Genentech, Inc. and Genentech USA, Inc. face a proposed class action that claims the “wasteful way” in which the drug makers have packaged three cancer drugs and an asthma medication has caused patients and insurers to pay millions for medicines that end up “simply being thrown away.”
According to the case, the third amended complaint in the litigation, San Francisco-based Genentech has sold four expensive medications in single-use vials that contain more medicine than is appropriate for most patients, meaning a significant portion of each medication goes to waste each time a patient receives treatment.
Per the complaint, Genentech and other drug manufacturers are “finding a way to charge patients and insurers for drugs that they don’t even take,” with hundreds of millions of dollars being paid each year for unused medications “that go in the trash.”
The plaintiffs, a follicular lymphoma patient and his insurer, claim Genentech’s packaging of four medications—Avastin, a colorectal cancer treatment; Rituxan, used to treat Non-Hodgkin’s Lymphoma and other conditions; Kadcyla, a breast cancer treatment; and Xolair, which is used to treat asthma—has needlessly added to the already “crushing” costs of healthcare that many patients, especially those being treated for types of cancer, find difficult or impossible to afford.
“Cancer drugs have become so expensive that even middle-class patients have been forced to stop taking their medicines—at great risk to their survival—because they cannot afford them,” the suit reads.
Cited in the case is a 2016 BMJ (formerly the British Medical Journal) paper in which a group of experts headed by Dr. Peter B. Bach discovered a “systemic source of waste” that has come “at great cost” to consumers. Dr. Bach’s study, according to the suit, estimated that the wasted portions of 20 cancer drugs, including three manufactured by the defendants, that were thrown away as a result of larger-than-needed vial sizes would rake in $1.8 billion in revenues for pharmaceutical companies in the year 2016 alone.
The Bach paper found that if each manufacturer, including Genentech, would offer just one additional smaller vial size for each of the products in the study, consumers and their insurers would realize annual savings of $1.4 billion, not accounting for savings of hundreds of millions more in markups from doctors and hospitals, the lawsuit states.
Genentech, however, has failed to follow the recommendations in the 2016 study and continues to boost revenues by charging consumers for more medicine than they can use, the lawsuit argues, alleging violations of the California Unfair Competition Law.
The amount spent on wasted medication for just one patient can total “many thousands of dollars a year” for Genentech’s drugs, the case charges, providing the following example:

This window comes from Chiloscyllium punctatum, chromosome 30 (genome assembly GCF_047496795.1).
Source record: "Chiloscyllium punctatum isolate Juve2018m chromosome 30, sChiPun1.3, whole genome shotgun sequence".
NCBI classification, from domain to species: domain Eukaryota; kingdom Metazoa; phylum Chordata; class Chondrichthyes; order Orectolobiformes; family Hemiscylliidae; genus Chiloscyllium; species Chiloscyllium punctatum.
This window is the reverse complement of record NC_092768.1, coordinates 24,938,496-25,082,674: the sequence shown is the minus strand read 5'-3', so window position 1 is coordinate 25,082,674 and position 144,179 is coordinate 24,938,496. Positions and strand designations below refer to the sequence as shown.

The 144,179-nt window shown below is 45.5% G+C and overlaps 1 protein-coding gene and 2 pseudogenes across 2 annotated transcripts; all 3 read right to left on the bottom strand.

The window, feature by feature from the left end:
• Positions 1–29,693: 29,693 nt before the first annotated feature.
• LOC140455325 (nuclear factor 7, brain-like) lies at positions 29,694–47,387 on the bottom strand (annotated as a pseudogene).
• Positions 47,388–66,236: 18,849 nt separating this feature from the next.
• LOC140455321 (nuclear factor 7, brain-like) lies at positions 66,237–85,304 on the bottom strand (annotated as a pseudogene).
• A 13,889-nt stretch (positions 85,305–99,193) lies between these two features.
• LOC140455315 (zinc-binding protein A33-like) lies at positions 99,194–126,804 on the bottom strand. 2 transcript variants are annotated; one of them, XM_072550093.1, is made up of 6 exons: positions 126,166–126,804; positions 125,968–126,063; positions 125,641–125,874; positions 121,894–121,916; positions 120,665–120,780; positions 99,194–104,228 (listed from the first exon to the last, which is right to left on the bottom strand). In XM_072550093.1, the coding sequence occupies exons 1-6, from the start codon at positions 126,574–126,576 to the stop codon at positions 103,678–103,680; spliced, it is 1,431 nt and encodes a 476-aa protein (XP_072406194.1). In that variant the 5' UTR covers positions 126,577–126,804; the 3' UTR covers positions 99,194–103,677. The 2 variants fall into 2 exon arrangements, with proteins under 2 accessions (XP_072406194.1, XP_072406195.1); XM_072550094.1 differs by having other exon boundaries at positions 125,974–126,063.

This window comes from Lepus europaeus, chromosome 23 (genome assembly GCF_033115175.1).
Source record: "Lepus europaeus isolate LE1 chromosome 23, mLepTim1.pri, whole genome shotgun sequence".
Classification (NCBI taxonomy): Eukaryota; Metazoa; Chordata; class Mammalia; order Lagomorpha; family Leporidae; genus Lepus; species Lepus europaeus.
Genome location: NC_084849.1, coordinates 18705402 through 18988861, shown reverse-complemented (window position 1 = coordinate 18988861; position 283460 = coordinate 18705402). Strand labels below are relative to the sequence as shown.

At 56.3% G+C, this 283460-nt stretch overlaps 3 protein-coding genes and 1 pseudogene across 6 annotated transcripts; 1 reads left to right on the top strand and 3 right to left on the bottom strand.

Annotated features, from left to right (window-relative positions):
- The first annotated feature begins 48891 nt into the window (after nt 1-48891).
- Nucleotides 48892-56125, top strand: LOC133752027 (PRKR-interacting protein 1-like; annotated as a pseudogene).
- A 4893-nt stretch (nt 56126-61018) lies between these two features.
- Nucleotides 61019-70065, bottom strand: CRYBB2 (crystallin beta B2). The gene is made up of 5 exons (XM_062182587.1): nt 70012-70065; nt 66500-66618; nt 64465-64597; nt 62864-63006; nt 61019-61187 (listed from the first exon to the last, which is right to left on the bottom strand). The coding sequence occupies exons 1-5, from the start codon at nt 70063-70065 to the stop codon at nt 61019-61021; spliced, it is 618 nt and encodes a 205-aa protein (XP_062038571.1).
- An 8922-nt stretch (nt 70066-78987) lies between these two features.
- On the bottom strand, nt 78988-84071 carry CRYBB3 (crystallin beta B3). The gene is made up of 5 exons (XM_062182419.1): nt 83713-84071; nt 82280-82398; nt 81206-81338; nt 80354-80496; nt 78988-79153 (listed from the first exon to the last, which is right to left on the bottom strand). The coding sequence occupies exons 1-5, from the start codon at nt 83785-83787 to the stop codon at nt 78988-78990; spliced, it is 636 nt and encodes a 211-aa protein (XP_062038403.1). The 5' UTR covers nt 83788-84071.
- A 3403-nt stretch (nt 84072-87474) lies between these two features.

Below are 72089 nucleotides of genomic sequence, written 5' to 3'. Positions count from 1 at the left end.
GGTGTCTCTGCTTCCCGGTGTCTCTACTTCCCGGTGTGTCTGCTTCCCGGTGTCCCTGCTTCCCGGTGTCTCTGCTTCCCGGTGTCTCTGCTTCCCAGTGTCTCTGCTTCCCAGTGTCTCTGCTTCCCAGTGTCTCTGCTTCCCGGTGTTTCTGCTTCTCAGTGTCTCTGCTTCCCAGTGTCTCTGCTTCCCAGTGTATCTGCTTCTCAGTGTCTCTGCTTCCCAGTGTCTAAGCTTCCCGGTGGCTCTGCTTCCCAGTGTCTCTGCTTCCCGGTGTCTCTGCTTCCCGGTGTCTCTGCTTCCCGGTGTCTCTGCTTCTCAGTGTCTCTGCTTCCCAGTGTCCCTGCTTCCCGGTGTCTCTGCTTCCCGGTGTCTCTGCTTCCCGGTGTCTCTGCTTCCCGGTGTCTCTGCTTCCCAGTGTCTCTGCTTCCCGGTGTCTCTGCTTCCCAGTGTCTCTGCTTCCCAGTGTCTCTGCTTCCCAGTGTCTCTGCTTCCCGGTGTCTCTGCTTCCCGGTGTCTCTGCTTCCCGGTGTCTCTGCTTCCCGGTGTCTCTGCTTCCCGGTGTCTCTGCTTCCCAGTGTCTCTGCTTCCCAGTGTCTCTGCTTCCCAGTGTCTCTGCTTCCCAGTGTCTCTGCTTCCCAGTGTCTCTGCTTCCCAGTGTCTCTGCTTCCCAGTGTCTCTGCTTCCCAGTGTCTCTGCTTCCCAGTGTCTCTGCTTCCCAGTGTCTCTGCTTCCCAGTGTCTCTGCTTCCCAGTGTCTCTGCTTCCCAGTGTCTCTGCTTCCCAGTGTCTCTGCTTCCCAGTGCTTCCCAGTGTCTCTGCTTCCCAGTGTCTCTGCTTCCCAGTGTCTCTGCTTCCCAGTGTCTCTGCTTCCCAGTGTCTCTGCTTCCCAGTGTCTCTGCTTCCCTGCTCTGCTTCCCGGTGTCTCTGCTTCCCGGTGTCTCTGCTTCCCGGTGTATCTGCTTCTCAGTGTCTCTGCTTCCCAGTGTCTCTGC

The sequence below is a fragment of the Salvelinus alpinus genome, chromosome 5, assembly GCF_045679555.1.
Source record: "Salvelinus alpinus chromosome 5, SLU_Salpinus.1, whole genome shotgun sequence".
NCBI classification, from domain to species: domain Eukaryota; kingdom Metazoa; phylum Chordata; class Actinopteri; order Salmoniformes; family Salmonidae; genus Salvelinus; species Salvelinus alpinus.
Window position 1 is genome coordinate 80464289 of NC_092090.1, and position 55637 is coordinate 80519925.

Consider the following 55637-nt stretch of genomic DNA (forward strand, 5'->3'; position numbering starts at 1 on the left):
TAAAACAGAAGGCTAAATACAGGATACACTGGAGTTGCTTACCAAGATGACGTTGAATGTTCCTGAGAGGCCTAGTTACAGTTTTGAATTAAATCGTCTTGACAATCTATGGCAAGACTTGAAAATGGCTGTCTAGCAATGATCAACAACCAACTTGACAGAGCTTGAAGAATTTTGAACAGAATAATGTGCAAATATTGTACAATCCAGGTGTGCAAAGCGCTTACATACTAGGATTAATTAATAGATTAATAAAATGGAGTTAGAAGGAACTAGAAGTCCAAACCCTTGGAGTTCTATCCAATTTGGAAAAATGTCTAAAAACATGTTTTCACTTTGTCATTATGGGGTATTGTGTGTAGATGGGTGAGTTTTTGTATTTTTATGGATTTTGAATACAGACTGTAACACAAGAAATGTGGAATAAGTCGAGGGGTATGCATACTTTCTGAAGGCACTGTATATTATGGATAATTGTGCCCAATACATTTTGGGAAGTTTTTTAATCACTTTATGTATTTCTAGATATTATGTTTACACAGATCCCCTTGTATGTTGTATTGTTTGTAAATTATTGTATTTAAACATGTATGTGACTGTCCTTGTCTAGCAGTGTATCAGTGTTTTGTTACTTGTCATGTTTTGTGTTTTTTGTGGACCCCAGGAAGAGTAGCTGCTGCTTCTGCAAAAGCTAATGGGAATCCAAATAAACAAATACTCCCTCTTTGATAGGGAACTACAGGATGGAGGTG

“Avastin is sold in vials containing either 100 mg or 400 mg. The initial dosage of Avastin for patients with lung cancer at the outset of treatment is 15 milligrams per kilogram of body weight, or 1,218 mg for the average male patient and 1,013.1 for the average female patient (average weight: 81.20 kg for men and 67.54 kg for women). To meet that dose, the average male patient must receive three 400 mg vials and one 100 mg vial (1,300 mg altogether), with 82 mg, or 82% of the 100 mg vial, being unused and thrown away. The average female patient would receive two 400 mg vials and three 100 mg vials (1,100 mg in total), with 86.1 mg, or 86.1% of the last 100 mg vial, being unused and going to waste.”
According to the case, the cost of the wasted Avastin in the example detailed above would have been $756.06 for the average male patient in February 2019 and $803.31 for the average female patient in May 2017. Since Genentech’s recommended treatment course for Avastin calls for the drug to be administered every three weeks, the company reaps $12,096.96 for each male patient and $12,852.96 for each female patient every year on medication that is thrown away, the suit claims, adding that patients end up paying even greater amounts due to wholesale and retail markups.
The lawsuit details similar examples for Rituxan, Kadcyla and Xolair, alleging that Genentech has generated millions of dollars in annual revenue from the unused portions of its medications.
Moreover, the case says asthma medication Xolair was sold only in 150 mg vials until 2018, even though the FDA approved the product in 75 mg vials. For many patients, their dose of Xolair is exactly 75 mg, 225 mg or 375 mg, meaning half of one vial “invariably had to be discarded” for each treatment, the lawsuit relays.
Per the complaint, Genentech could have “substantially reduced” the amount of wasted medication by adding just one additional vial size for each drug as the 2016 Bach paper recommended. The lawsuit includes the following chart to illustrate the alleged waste reduction percentage for the three cancer drugs after adding an additional vial size:
For Xolair, if Genentech had introduced a 75 mg vial before 2018 as it did in Europe, the company could have eliminated all waste of the drug, the suit says.
“There is no legitimate reason why, before late 2018, Genentech could not have given U.S. patients the benefit of the smaller vial sizes that it gave to patients in Europe,” the complaint scathes.
The plaintiff, who underwent three rounds of treatment for follicular lymphoma between January 2016 and March 2018, alleges that if Genentech had made available a 40 mg vial of Rituxan, he and his insurer could have saved nearly $10,000 in unused medication.
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